UK Financial Regulator Launches Consultation Paper on Crypto, Taking Steps Towards Regulation

The UK’s financial regulator, the Financial Conduct Authority (FCA), has recently launched a consultation paper on cryptoassets, which will set out the cryptocurrency-related activities it regulates, and could lead to a ban sale of crypto derivatives to retail investors.

The consultation paper, titled “Guidance on Cryptoassets,” is looking to provide regulatory clarity for cryptocurrency market participants, with the consultation period set to end on April 5 of this year. After it ends, a statement with financial guidance is set to be released.

The move comes in response to an industry-wide request for greater clarity, and according to CryptoNewsReview to the Cryptoasset Taskforce’s recommendation for additional guidance on existing regulations. In a press release announcing the move, the FCA noted that while the number of consumers investing in cryptoassets is still “relatively small” it has been increasing.

Christopher Woolard, the executive director of Strategy and Competition at the regulator, was quoted as saying:

This is a small but growing market and we want both industry and consumers to be clear what is regulated, and what isn’t. This is vital if consumers are to know what protections they’ll benefit from and in ensuring we have a market functioning as it should.

According to the FCA, the final version of the paper is set to help “market participants understand whether the cryptoassets they use are within the regulatory perimeter.” It added that it should help market participants “better understand whether they need to be authorised and what rules or regulations apply to their business.”

Per the FCA cryptocurrencies could be placed into three potential categories: exchange tokens, security tokens, and utility tokens. The exchange tokens, in the FCA’s eyes, are those that aren’t issued or backed by a central authority, and whose intended use is to be a medium of exchange – like bitcoin.

Security tokens are cryptoassets that would fall under the FCA’s regulations, or that could be seen as “Specified Investments” under the UK’s Regulated Activities Order (RAO). Utility tokens, on the other hand, would be those giving users access to a product or service, without giving them rights over them.

The country’s financial regulator has warned that consumers should approach the cryptocurrency industry with caution, while being “prepared to lose money.” It reportedly explained consumers may be unaware they aren’t protected by the government’s services when it comes to cryptoassets.

Back in October the FCA proposed a ban on the sale of crypto derivatives to retail investors. Per its press release, it will look into banning the sale of these products linked to specific types of cryptocurrencies to retail investors.

The regulator has also noted cryptoassets have the “potential to bring benefits to markets, firms and consumers.” As such, it noted it wants to “encourage innovation in the interest of consumers.”

OneCoin Denies Being a ‘Hybrid Ponzi-Pyramid Scheme’

The controversial OneCoin organization has recently responded to the Central Bank of Samoa, claiming it isn’t a “hybrid ponzi-pyramid scheme” as it doesn’t fir the definition of these schemes, and that it is a centralized, closed cryptocurrency.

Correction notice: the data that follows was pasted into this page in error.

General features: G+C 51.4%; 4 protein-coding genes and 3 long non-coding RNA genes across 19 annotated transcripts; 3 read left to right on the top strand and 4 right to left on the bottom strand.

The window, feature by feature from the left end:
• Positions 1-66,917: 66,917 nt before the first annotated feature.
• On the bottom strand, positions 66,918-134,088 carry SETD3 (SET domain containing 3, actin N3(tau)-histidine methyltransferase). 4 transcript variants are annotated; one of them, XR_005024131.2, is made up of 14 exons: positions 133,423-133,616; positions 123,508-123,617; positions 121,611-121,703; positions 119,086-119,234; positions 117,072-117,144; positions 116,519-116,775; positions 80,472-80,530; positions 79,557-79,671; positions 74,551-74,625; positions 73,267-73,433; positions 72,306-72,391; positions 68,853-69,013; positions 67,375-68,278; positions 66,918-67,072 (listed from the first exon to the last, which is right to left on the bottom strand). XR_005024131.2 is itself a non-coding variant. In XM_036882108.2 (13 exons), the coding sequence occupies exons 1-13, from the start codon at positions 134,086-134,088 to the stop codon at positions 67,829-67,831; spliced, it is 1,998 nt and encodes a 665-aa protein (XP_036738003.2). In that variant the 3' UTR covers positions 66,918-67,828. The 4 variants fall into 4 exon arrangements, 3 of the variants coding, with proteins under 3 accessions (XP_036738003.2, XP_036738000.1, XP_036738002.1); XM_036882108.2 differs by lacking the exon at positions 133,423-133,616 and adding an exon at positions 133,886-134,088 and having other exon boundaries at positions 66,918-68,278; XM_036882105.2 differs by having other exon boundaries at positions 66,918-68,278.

According to the Samoa Observer, the Central Bank of Samoa claimed OneCoin is a “hybrid ponzi-pyramid scheme” that “laundered money through New Zealand to Samoa.” It also claimed the organization was targeting local residents through churches.

The organization, widely believed to be running a pyramid scheme using the cryptocurrency space, sent a statement to the Observer defending itself, claiming it’s neither a pyramid nor a Ponzi scheme. It’s worth noting individuals associated with OneCoin have been arrested and charged in various countries, including China and India.

In its response, OneCoin argued that Ponzi schemes see the revenue of old investors be “generated through the investment of new investors,” and that it doesn’t require its agents, known as Independent Marketing Associates (IMAs), to recruit others in order to earn bonuses.

Its defense revolves around IMAs not being “obliged to incur any additional expenses or recruit a new IMA,” and that they are rewarded for the “value of [their] sales,” not for recruiting new agents.

The organization added pyramid scheme regulations are these for “consumer protection,” and that its IMAs aren’t consumers. This, as when they join the organization they sign a contract classifying them as “self-employed business owners.”

The users which are part of the OneLife Network are NOT consumers. They are IMAs, meaning they are self-employed business owners.

As CoinDesk notes, OneCoin argues it isn’t a pyramid scheme because its agents aren’t seen as consumers and, as such, it can’t be classified under a dictionary definition of a pyramid scheme, and doesn’t force its IMAs to recruit new agents, although they’re incentivized to do so.

OneCoin, instead, argue it is a “centralized, closed cryptocurrency” with strict anti-money laundering (AML) and know-your-customer (KYC) rules, which make it “much more compliant than decentralized [cryptocurrencies].”

As reported, OneCoin’s leaders Ruja Ignatova and Konstantin Ignatov were recently indicted by the U.S. Attorney for the Southern District of New York (SDNY) on charges of wire fraud, securities fraud, and money laundering. Konstantin was arrested in March of this year.

Moreover, earlier this month former OneCoin investor Christine Grablis filed a lawsuit against the organization’s promoters, with Grablis’ attorney claiming OneCoin’s founders created a multi-billion dollar ‘cryptocurrency’ company based completely on lies and deceit.”